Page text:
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Does the BP share price make the stock a bargain or a value trap?

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Several decades ago, wise old investors were fond of declaring, “Never sell Shell!”  One reason for that was the pleasing rhyming in the phrase. Another reason was that many saw it as decent investment advice.

But that was back in the days when oil was a growth industry. And those owning shares in expanding companies such as Royal Dutch Shell and BP (LSE: BP) couldn’t put a foot wrong by simply buying and holding for years.

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The BP share price reflects cyclicality

Things are rather different for big oil these days. And one of the main weaknesses of the buy-and-hold message is the way big oil companies have revealed their vulnerability to the inherent cyclicality of the industry. For example, since the beginning of the century, we’ve seen wild swings up and down for the share prices of both companies. And the overall progress of the stocks has been essentially sideways for 20 years.

And the industry is now in long-term decline. We need to look no further for evidence than both firms’ woeful recent records of shareholder dividend payments. After being flat for years, dividends look set to decline going forward. I reckon we can read a lot about a company by studying the directors’ decisions regarding dividends. And in the cases of Shell and BP, I don’t like what I’m seeing.

In fact, many of BP’s numbers are horrible. There’s way too much debt, for a start. On top of that, revenue and earnings look like they’re in a general downtrend. And the world is accelerating its efforts to decarbonise economies – which is bad news for companies dealing in fossil fuels for a living.

However, BP has seen the writing on the wall and is investing in renewables businesses. Operations such as energy storage, power generation and charging stations feature in the company’s updates now alongside the traditional oil and gas business news. And BP reckons it aims to become “carbon net zero” by 2050.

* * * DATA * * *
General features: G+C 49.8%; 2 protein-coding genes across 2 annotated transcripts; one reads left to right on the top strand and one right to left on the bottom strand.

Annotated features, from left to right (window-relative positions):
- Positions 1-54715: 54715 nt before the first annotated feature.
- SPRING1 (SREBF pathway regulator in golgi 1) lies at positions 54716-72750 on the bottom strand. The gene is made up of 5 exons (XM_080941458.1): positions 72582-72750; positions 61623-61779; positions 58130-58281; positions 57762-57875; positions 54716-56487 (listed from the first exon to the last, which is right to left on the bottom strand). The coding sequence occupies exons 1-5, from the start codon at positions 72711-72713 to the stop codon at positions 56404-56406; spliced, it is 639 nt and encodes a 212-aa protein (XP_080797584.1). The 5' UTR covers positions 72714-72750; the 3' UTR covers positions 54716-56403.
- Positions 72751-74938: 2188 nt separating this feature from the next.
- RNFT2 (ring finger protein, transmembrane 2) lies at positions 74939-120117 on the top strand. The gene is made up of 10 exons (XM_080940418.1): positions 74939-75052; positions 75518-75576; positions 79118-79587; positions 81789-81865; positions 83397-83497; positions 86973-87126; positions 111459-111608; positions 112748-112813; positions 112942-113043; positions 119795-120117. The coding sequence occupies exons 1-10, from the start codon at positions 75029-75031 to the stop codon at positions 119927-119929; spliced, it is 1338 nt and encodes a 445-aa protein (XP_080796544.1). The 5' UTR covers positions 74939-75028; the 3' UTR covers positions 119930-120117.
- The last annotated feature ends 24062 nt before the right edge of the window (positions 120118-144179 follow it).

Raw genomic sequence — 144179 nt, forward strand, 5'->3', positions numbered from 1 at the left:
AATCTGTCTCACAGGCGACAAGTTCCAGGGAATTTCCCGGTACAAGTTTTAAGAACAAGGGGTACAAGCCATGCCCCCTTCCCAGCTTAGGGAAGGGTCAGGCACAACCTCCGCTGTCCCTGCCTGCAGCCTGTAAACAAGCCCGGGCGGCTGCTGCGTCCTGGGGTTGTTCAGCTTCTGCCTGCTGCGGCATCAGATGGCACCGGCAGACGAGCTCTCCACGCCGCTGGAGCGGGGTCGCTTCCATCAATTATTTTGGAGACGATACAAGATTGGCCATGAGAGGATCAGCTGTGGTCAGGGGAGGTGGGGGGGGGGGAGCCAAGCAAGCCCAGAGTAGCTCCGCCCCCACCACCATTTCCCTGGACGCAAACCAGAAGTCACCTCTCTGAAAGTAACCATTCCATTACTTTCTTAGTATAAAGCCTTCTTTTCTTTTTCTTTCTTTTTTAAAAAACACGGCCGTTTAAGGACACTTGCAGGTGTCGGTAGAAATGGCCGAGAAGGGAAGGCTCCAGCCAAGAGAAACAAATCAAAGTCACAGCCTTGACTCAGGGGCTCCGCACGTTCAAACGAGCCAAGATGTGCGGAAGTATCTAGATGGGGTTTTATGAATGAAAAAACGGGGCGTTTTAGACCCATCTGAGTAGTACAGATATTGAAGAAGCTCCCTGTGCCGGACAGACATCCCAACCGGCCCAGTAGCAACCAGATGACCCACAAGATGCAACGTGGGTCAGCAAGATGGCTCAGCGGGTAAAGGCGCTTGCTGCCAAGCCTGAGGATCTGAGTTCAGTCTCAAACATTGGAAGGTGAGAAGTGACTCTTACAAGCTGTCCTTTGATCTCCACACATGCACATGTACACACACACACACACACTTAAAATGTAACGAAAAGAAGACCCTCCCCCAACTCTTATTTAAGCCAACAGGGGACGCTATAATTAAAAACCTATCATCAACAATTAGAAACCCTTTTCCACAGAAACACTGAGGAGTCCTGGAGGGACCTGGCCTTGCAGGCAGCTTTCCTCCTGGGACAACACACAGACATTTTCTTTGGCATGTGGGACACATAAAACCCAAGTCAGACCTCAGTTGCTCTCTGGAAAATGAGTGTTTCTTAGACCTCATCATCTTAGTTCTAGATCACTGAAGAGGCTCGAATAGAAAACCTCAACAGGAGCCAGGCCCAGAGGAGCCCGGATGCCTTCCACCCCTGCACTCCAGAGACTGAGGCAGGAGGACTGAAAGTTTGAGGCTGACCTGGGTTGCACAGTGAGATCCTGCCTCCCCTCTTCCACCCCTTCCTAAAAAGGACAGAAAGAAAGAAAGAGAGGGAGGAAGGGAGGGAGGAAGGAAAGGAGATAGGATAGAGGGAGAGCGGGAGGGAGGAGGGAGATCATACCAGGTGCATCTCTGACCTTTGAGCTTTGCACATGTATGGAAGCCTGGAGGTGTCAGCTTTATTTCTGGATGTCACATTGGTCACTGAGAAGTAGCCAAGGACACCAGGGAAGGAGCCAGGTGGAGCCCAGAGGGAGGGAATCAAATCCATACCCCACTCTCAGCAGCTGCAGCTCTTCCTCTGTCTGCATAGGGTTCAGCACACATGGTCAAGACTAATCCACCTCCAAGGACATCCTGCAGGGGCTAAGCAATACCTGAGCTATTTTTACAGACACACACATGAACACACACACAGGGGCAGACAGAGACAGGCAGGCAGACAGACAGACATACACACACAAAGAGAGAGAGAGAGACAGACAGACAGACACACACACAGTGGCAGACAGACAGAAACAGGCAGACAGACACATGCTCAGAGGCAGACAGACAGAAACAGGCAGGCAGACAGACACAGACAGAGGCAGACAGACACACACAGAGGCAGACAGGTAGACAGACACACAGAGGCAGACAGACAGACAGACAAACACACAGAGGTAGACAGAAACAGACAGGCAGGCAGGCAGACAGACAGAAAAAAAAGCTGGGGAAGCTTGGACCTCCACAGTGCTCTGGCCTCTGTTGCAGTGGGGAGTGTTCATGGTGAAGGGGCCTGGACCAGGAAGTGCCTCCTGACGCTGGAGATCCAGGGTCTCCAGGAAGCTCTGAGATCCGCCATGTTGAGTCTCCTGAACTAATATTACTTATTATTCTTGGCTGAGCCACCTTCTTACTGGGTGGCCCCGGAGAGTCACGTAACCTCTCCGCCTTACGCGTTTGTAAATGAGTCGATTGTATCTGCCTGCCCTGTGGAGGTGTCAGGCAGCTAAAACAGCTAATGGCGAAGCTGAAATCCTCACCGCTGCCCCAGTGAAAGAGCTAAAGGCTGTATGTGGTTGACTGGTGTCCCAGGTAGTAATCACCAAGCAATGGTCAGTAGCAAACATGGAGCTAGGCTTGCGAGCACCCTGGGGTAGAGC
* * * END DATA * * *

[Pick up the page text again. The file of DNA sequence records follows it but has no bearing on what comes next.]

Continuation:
A long way to travel

But the company has a long way to go because those new business lines represent a fraction of revenue at the moment. So, in the short and medium terms, it looks like BP’s overall trading outcome will be affected by oil prices and demand levels.

Whether the BP share price makes the stock a bargain or a value trap depends on the investment timeframe. If I wanted to invest in renewable energy businesses for their growth potential I’d prefer one that stands alone. I suspect BP could see its progress with renewables neutralised by being shackled to its declining legacy oil business. So as a long-term investment, I reckon BP could be a value trap.

But in the shorter term, we may see some recovery in the overall business as the world recovers from the coronavirus pandemic. That’s because oil remains the company’s dominant line of business for the time being. Meanwhile, with the share price near 289p, the forward-looking dividend yield for 2021 is just above 5%. Perhaps that level makes BP a shorter-term bargain.

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Kevin Godbold has no position in any share mentioned. The Motley Fool UK has no position in any of the shares mentioned. Views expressed on the companies mentioned in this article are those of the writer and therefore may differ from the official recommendations we make in our subscription services such as Share Advisor, Hidden Winners and Pro. Here at The Motley Fool we believe that considering a diverse range of insights makes us better investors.

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